Roy Hodgson: 'Did I expect Jean-Philippe Mateta to score a winner? No, not really'
When Roy Hodgson was hired to prevent Watford being relegated last season, things did not go to plan. He accrued just one point from eight home matches. Recruited for a similar firefight at Crystal Palace, he has delivered more than that at the first attempt. Mind, it was nerve-wracking. Back in the dug out 18 months after he last frequented it, Hodgson watched as his team - despite losing their principal creative force Wilfried Zaha - engineered a last-gasp victory deep in added time.
“That’s what puts years on you, as you can see,” he said. “It wasn’t like I was sitting at home thinking: ‘Oh my god I wish I could be nervously, anxiously putting years on my life.’ I would probably have preferred to be watching that result on the TV.”
He has a point: drama is not something we associate with a manager whose approach in his 45-year career has generally been defined by caution. Here, instead, he oversaw a performance of panache from a team which had appeared since the resumption after the World Cup to be playing with the handbrake on. And he seemed as surprised as anyone.
“In four years before I don’t think I saw that quality of performance that we saw in the first half. Credit to the previous manager. That performance encompassed all the things we tried to put into their heads: you’re a good team, believe in yourselves a bit more.”
His sense of surprise extended to the identity of the man who had scored the winner. He had sent on Jean-Philippe Mateta, who he had signed from Mainz when he was last at Selhurst, with ten minutes remaining. The Frenchman had responded with a superb touch, turn and finish to send the Palace fans delirious.
“Do you want the truth? No not really,” Hodgson said when asked if he had sent on Mateta in the expectation of him scoring such a vital goal. “When we signed him I remember the first conversation I had with him. He said I’m a goalscorer you can trust in me I will get you some goals. But to be honest he didn’t.”
Under Hodgson’s predecessor, Patrick Vieira, Palace were a side which appeared to have entered a terminal downward spiral. They had not won since New Year’s Eve. What Hodgson appreciated was that this was a false picture. He knew most of the players, knew they should not be in such a position. And he took no credit for the apparent sudden transformation.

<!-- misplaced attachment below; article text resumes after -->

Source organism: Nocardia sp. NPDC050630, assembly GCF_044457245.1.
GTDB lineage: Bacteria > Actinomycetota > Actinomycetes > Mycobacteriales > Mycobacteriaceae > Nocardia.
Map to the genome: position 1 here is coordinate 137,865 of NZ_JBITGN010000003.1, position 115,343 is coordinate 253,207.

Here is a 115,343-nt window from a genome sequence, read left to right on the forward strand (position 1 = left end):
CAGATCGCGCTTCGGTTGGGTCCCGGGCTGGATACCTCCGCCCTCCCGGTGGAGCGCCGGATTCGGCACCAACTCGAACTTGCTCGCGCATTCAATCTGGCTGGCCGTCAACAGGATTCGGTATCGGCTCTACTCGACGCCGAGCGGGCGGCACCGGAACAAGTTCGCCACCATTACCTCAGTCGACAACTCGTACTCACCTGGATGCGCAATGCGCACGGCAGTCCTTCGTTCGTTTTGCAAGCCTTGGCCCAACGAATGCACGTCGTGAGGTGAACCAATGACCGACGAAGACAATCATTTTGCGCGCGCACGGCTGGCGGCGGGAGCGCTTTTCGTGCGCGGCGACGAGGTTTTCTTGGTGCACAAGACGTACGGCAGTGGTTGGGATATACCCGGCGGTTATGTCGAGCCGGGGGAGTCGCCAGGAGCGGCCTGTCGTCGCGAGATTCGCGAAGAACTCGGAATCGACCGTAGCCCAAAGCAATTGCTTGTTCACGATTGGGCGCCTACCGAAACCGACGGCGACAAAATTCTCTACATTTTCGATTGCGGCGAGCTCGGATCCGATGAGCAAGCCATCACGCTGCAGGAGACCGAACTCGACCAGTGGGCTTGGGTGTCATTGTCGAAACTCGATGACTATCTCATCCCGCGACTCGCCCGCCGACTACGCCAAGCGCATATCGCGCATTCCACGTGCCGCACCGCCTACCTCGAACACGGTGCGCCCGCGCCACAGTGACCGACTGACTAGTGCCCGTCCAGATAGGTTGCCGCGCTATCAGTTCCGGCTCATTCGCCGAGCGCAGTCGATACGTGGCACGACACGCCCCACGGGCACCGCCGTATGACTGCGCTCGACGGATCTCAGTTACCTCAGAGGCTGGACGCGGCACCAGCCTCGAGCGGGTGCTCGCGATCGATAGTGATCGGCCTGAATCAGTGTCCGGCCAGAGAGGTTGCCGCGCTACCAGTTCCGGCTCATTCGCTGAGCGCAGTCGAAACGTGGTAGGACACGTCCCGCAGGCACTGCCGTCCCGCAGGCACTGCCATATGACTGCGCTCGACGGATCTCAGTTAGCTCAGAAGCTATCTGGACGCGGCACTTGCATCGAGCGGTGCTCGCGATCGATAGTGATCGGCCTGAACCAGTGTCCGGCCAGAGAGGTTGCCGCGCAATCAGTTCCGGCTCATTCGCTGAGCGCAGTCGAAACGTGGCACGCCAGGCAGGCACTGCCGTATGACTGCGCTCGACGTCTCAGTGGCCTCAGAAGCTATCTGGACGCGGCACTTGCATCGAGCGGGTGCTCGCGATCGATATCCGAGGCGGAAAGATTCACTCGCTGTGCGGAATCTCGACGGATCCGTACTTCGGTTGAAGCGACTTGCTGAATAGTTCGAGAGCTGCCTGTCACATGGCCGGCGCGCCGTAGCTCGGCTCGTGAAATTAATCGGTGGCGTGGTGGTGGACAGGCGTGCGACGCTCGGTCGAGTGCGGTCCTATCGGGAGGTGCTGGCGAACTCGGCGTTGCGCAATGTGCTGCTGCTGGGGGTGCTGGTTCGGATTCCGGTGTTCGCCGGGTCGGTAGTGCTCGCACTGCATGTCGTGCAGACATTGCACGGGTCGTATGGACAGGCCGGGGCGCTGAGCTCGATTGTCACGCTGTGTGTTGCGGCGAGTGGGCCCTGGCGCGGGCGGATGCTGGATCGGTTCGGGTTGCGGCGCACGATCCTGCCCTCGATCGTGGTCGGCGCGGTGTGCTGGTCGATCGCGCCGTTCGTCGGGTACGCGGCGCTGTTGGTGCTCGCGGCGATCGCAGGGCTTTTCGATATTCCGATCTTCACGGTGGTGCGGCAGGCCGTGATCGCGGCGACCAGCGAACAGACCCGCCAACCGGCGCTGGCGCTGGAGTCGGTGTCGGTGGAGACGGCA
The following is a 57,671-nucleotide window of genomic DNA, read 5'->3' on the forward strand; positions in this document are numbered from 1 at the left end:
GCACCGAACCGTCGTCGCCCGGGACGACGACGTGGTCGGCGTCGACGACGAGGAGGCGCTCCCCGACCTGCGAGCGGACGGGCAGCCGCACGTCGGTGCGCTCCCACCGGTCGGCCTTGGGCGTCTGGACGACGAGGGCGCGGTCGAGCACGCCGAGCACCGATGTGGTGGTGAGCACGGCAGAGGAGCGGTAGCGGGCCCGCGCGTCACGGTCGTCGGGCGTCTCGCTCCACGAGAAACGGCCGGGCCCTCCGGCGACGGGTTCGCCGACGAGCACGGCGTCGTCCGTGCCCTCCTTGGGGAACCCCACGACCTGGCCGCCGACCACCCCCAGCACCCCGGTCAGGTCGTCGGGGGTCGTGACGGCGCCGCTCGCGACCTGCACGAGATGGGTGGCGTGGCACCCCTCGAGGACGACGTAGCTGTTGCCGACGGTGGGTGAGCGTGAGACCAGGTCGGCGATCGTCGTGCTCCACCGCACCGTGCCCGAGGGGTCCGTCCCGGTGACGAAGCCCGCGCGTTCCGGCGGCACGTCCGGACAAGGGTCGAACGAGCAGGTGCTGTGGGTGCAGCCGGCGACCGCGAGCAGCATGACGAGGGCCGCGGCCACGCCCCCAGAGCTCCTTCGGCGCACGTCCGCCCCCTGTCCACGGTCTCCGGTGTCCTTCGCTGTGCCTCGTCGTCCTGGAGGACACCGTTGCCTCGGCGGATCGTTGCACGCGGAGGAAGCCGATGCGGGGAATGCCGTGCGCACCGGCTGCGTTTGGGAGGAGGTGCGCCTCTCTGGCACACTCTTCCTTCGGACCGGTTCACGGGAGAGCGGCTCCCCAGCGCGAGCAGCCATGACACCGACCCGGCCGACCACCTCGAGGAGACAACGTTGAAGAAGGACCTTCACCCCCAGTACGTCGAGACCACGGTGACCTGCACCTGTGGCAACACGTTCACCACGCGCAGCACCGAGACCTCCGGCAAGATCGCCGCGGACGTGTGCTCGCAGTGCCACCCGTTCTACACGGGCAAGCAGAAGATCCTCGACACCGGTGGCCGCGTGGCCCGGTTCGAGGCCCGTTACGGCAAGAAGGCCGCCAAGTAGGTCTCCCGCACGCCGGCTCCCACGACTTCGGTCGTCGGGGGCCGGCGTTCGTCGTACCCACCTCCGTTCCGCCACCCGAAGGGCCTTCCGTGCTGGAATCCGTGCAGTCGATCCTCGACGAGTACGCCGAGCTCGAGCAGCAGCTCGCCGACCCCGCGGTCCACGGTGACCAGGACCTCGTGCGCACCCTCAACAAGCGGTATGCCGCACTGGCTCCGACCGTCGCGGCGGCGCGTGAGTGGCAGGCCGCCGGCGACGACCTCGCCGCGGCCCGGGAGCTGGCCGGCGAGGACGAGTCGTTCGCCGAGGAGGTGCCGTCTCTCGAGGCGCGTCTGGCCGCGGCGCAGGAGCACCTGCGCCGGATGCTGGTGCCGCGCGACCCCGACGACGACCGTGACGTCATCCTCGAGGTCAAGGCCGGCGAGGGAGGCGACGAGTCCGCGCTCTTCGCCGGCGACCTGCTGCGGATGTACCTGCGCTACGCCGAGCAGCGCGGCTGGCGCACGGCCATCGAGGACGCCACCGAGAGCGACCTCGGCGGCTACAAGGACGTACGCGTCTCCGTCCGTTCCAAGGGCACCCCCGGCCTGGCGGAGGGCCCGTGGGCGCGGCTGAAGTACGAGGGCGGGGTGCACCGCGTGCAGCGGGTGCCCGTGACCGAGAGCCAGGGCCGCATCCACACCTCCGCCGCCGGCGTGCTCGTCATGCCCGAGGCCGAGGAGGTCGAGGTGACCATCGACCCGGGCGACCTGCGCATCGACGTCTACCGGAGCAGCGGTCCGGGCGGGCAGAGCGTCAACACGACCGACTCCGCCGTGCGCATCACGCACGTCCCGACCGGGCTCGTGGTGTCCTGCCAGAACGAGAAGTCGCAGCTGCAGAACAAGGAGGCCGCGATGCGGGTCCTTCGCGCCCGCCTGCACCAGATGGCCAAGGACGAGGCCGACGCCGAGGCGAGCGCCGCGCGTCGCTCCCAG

“I haven’t changed their mentality,” he said. “There is a very good mentality, particularly with the players who were here in my four years. And I’m pleased to see the mentality of the new ones. They have been very well recruited, they’ve made the team better.”
The fact is if the attitude displayed in victory over a dogged, determined Leicester side - who themselves are now in serious jeopardy - continues, Hodgson might well engineer a significant turnaround. He is certainly blessed with his fixture list. Palace’s next five games are against those in the relegation dogfight: Leeds, Southampton, Everton, Wolves and West Ham. As final encores go, on this evidence his could turn out to be memorable indeed.
Last-gasp goal gives Hodgson winning return to Selhurst Park
By Jim White, at Selhurst Park
In South London they must have wondered why he had been away for so long. Roy Hodgson’s age-defying return to his boyhood club began with the most dramatic of triumphs. After the substitute Jean-Philippe Mateta’s thumper of a goal in the 94th minute had gifted Crystal Palace three points that - for now at least - lifts them well above the relegation fray, the returning manager left the field to rapturous applause. How they love the old boy at Selhurst: even his use of replacements seems to work.
Though for Hodgson the relief would have been tinged with concern. Because just before half-time there had been a moment when he must have wondered why he took Steve Parish’s call to come back.
There was his team full of effort and initiative, leading in every statistic bar the one that matters - goals - when his captain Wilfried Zaha stretched and went straight down, clutching at the top of his thigh. Something had gone. Something serious. Hodgson, rightly, looked perplexed. And he gave his captain a sympathetic embrace as Zaha limped off the pitch, tears streaming down his face in recognition of the seriousness of his injury.
Because Zaha is more than the leader of this team. He is its engine. Leicester, who had done nothing when he was on the pitch, seized the opportunity of his leaving to take control. Palace, suddenly shorn of their talisman, sank deeper and deeper. And the Leicester substitute Ricardo Pereira struck with a rasper of a shot from Timothy Castagne’s cutback to put his side in the lead.
Hodgson, though, can take consolation from the fact his side is by no means bereft of character without their main man. Hope returned when Eberechi Eze thumped in a long range freekick that bounced off the bar and hit the diving Iversen on the back, creeping over the line.
And then, when it looked as if the game was going to end with a point each, Mateta struck with glee. Even Hodgson allowed himself a little jig of delight at that. For Palace fans, his return could not have come too soon.